Are Rain Gardens Mini Toxic Cleanup Sites?




Research debunks myths about what happens to pollutants swept up in rainwater runoff

“Rain gardens and similar environmentally friendly stormwater infrastructure are being embraced worldwide because they do their job so well. They sponge up polluted runoff, keeping the foul chemicals out of the places that are home to beloved wildlife and where people like to play and fish,” writes Lisa Stiffler in the latest in a series of investigative reports released by the Seattle-based Sightline Institute.

“The worry is that these same, very efficient rain gardens that are cropping up in our parking strips and front yards are doing their job so well that they could become residential toxic sites. But in fact are they? Not according to the research that’s available. The bottom line is that the soil in rain gardens is safe for kids and pets.”


Synopsis of the Research

To download a copy of Lisa’s synopsis of the research findings, click on Are Rain Gardens Mini Toxic Cleanup Sites?

“Lisa has provided a great summary. I have tracked these findings for years and they are consistent in their conclusion that fears of mini-superfund sites in everyone’s yards are unfounded,” adds Dr. Dan Medina, co-editor of the updated Manual of Practice for Design of Urban Stormwater Controls published jointly by WEF and ASCE in 2012. was formerly a professor of Civil Engineering at Northeastern University in Boston, Massachusetts.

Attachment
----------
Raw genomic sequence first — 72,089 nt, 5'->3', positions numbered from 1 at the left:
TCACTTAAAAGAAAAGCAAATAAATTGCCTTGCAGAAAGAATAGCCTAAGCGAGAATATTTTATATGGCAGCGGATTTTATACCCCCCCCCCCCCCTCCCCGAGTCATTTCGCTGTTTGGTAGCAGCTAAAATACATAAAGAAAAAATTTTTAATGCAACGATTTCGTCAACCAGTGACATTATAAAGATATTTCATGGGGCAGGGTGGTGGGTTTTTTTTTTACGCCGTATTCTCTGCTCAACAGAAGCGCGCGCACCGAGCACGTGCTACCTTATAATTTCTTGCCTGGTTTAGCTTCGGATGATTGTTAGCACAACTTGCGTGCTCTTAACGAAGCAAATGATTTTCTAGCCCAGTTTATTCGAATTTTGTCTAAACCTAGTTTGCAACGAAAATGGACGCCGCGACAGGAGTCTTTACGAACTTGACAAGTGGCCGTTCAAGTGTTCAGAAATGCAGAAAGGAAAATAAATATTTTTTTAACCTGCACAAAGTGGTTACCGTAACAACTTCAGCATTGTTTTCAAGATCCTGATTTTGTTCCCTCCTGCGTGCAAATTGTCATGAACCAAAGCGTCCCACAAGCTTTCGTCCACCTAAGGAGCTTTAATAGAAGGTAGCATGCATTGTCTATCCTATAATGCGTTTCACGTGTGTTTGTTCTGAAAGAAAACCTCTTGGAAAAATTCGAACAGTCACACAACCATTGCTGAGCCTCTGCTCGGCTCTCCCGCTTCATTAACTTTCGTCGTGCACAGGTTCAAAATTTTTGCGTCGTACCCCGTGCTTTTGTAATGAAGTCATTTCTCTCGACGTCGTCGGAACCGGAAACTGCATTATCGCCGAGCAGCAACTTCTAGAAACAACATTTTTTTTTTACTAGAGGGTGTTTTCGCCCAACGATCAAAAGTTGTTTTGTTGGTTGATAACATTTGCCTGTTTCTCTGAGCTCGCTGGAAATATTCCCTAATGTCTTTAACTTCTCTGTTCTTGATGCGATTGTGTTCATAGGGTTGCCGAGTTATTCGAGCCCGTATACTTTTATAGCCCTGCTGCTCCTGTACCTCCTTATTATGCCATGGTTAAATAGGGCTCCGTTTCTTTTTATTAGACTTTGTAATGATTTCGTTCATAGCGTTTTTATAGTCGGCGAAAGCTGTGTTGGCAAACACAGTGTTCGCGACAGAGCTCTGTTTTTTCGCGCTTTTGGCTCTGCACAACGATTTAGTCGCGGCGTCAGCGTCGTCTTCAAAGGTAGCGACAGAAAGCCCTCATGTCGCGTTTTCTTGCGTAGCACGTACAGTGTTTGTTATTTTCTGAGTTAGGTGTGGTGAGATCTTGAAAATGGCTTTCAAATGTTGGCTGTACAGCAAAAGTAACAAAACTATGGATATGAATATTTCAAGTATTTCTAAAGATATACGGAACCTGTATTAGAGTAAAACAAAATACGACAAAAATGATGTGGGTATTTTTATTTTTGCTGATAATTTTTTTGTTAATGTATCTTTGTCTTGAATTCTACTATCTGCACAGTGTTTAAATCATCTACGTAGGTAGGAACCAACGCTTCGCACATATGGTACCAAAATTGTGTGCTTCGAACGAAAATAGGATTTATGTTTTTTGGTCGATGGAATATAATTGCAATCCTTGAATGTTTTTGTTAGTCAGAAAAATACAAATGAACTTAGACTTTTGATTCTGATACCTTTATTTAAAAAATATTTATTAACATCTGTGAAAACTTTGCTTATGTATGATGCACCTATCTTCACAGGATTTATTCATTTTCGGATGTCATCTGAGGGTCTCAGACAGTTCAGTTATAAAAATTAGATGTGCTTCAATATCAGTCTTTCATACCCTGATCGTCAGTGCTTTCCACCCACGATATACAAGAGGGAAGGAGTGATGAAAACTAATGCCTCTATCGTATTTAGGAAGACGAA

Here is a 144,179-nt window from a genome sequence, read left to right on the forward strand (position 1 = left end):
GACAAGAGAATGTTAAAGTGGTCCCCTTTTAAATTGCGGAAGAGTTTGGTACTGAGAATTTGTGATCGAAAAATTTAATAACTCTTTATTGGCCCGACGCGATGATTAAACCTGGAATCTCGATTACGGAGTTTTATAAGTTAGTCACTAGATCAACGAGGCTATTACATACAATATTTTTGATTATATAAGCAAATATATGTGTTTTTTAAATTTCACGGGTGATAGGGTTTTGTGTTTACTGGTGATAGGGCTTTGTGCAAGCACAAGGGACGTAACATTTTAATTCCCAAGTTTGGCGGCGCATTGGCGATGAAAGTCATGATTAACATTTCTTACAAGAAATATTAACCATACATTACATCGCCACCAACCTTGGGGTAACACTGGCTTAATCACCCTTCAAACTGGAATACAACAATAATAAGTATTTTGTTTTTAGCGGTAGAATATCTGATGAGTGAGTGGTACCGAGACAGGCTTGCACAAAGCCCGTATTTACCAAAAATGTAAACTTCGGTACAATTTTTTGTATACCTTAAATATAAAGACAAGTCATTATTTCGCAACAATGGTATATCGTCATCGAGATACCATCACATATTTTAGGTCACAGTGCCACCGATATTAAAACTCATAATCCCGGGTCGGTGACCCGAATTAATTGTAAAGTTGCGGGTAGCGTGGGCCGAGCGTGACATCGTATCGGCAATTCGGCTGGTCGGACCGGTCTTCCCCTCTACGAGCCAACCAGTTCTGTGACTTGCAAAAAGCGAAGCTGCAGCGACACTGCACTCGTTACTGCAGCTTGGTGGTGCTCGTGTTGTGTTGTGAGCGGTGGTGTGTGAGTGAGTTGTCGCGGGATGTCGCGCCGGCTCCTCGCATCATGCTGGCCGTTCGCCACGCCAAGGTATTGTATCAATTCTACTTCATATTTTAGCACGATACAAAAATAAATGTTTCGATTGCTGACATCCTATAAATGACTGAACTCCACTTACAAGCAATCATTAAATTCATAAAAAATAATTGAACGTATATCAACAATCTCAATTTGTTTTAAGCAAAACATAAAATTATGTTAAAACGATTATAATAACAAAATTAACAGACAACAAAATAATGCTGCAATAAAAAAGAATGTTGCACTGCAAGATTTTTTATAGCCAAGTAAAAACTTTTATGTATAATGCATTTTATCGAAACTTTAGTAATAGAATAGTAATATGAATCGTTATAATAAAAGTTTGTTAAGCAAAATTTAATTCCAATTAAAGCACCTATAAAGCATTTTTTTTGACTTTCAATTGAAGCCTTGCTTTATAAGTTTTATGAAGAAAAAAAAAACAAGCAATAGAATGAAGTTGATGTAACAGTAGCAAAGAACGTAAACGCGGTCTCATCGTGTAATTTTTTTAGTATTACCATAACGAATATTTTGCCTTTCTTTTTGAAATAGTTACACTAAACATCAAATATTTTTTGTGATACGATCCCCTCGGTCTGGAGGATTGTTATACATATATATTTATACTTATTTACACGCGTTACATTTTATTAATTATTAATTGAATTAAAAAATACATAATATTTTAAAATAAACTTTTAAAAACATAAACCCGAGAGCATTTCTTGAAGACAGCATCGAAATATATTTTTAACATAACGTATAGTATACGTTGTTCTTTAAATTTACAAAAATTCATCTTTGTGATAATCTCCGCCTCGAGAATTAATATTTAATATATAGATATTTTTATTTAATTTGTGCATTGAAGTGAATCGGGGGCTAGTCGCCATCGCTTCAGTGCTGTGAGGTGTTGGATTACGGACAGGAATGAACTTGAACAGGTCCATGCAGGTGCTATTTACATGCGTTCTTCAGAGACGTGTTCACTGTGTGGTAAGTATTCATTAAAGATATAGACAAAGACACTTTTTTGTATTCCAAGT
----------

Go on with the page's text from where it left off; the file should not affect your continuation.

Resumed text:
To read the complete story posted on the Green Infrastructure community-of-interest, click on Are Rain Gardens Mini Toxic Cleanup Sites?

To read a second story posted previously on the Rainwater Management community-of-interest, and also featuring the work of Lisa Stiffler, click on Shifting from Gray to Green: Curbing Polluted Stormwater and Creating Communities in the Pacific Northwest